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  1. #1
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    A bunch of "lock" entries

    MySQL is causing me trouble lately, and as I check log files, I see many "lock" entries looking like the following:

    lock: 1234abc:

    q1. Is this a bad sign?

    q2. If so, what can I do to not let this happen?

  2. #2
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    Locks occurr when someone is trying to read/write to a table at the same time as someone else. In low use systems (circa 5 or less simultaneous users) this should not happen unless you have a poorly designed database.

    Symptoms of a poorly designed system are:

    Design not in 3NF...3NF can be overkill but all designs should at least be 2.5NF. That is 2NF with the most heavily utilised sections in 3NF. For more info on normal form do a google search for "third normal form" or pick up a database design book.

    Lack of indexes, no indexes at all or poorly designed indexes. This is where you can do a quick and dirty fix. Indexes allow the database to find the row it is looking for without scanning the entire table, which, coincidently causes table locks. Look at the queries causing the locks, specifically the WHERE clause. Now create an index that is composed of all the columns in your WHERE clause. If multiple WHERE clauses are causing a problem you may need to make more indexes composed of each of the columns in the WHERE clauses.

    Disclaimer: I'm no DB guru but having to deal with tables with thousands of rows and many simultaneous users forces you to design your databases more effectively.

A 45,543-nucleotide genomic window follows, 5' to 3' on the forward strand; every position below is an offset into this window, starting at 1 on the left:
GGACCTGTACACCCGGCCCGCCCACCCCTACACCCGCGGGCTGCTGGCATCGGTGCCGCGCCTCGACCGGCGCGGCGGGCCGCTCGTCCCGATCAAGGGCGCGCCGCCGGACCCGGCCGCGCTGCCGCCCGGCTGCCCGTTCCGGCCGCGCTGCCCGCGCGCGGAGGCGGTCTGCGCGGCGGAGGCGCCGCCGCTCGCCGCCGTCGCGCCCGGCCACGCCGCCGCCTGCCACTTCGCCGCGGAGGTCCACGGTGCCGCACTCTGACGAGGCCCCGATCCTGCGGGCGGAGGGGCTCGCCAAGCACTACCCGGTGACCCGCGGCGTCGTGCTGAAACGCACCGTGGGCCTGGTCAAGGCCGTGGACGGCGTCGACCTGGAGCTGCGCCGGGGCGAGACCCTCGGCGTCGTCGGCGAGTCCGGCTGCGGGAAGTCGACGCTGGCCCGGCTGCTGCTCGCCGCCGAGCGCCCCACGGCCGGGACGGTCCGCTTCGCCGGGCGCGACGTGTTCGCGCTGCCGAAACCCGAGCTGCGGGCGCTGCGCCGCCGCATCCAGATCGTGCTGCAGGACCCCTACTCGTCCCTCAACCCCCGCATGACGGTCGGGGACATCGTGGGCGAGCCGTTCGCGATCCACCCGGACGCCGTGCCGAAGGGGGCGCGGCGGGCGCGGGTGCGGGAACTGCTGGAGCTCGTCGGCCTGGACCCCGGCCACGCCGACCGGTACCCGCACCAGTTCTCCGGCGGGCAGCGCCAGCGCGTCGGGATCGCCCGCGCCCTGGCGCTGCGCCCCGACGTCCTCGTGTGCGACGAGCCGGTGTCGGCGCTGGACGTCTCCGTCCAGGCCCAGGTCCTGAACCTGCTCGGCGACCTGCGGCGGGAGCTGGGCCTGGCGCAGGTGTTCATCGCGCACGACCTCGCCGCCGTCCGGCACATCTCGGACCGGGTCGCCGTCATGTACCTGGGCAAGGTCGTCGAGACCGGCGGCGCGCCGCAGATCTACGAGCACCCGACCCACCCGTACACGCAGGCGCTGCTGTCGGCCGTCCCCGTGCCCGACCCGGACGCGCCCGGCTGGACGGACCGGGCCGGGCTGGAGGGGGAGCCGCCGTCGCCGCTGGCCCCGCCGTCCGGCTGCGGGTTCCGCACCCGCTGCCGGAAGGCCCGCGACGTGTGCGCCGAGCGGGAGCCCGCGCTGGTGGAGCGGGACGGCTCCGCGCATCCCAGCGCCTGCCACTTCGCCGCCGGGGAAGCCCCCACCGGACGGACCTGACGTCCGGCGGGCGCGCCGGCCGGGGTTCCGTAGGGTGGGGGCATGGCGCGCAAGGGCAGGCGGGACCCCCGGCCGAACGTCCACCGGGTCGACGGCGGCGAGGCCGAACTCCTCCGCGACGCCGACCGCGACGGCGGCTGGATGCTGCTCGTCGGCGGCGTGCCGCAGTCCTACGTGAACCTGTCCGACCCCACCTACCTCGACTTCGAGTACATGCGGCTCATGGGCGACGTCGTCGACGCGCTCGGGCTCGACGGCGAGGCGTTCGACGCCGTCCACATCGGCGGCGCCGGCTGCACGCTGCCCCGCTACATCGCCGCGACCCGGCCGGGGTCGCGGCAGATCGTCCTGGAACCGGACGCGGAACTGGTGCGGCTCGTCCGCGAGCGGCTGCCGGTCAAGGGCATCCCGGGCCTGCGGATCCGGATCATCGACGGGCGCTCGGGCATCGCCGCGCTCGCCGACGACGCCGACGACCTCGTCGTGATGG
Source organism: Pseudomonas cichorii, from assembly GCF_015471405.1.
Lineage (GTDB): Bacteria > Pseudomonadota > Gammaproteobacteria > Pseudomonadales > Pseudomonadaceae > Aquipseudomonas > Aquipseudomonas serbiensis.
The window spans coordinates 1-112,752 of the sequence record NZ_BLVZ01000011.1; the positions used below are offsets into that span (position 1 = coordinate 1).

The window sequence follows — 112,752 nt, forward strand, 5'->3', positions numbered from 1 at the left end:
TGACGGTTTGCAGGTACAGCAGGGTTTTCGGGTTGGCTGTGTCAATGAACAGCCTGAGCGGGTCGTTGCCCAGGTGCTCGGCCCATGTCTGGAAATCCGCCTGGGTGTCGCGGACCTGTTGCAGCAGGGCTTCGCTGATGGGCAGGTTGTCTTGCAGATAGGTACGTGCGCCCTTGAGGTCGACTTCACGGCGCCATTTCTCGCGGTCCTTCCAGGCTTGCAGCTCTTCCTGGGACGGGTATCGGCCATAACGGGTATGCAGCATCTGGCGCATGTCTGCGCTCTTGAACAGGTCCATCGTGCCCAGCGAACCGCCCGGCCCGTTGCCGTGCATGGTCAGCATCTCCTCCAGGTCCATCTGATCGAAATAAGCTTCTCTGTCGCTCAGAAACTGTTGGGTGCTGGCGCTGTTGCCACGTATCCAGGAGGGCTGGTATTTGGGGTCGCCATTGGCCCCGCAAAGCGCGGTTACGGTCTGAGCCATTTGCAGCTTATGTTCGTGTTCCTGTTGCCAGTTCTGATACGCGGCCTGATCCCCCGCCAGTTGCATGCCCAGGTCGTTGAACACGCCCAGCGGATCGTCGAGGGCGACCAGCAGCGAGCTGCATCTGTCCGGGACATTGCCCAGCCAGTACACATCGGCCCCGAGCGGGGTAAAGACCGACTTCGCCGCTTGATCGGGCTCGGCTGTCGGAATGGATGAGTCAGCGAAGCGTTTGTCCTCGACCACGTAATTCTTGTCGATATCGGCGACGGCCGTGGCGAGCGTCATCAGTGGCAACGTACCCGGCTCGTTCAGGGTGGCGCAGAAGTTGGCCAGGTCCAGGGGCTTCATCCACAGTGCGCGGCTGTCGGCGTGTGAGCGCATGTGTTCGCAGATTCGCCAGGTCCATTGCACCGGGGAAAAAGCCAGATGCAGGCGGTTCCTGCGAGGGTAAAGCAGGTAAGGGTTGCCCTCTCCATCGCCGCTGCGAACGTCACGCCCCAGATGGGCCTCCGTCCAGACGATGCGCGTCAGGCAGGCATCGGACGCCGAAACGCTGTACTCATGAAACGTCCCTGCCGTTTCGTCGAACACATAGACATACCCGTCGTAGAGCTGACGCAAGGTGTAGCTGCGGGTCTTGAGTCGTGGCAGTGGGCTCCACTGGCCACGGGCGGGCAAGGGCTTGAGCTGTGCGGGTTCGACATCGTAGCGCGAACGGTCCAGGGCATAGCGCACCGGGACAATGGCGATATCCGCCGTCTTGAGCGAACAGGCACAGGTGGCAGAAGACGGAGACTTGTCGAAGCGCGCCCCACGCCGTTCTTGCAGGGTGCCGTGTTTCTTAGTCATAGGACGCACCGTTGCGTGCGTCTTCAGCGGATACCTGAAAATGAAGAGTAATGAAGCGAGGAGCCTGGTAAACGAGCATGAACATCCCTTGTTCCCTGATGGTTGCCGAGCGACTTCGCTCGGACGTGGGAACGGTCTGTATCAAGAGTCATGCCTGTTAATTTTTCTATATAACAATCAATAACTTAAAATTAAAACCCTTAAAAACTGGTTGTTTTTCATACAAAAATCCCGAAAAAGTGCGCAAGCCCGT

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    Quote Originally Posted by ultk
    Design not in 3NF...3NF can be overkill but all designs should at least be 2.5NF. That is 2NF with the most heavily utilised sections in 3NF. For more info on normal form do a google search for "third normal form" or pick up a database design book.
    Can you possibly describe what "third normal form" in 3 - 4 sentences? If not, it's ok.
    Quote Originally Posted by ultk
    Lack of indexes, no indexes at all or poorly designed indexes. This is where you can do a quick and dirty fix. Indexes allow the database to find the row it is looking for without scanning the entire table, which, coincidently causes table locks. Look at the queries causing the locks, specifically the WHERE clause. Now create an index that is composed of all the columns in your WHERE clause. If multiple WHERE clauses are causing a problem you may need to make more indexes composed of each of the columns in the WHERE clauses.
    How can I find queries that are causing the locks?
    Quote Originally Posted by ultk
    Disclaimer: I'm no DB guru but having to deal with tables with thousands of rows and many simultaneous users forces you to design your databases more effectively.
    To me, you are a guru ...

  4. #4
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    I could try to explain 3NF in a few simple sentences but i'd make a gaff of it. There are some great explanations out there already that have been well thought out.

    There's a good series on normalisation on about.com. Remember you don't need to go the whole hog and make everything 3NF it's usually totally unneccessary.

    http://databases.about.com/od/specif...malization.htm

    As for finding the offending queries. What are the most commonly used queries? If there is a web application running against it do you have access to the code to find the SELECT statements?

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    Quote Originally Posted by ultk
    As for finding the offending queries. What are the most commonly used queries? If there is a web application running against it do you have access to the code to find the SELECT statements?
    Honestly, I don't know what queries are the most commonly used or least used. I run two php applications:

    phpBB (which you probably know a lot about) and
    Websight

    I run jsp application, but it's totally custom.


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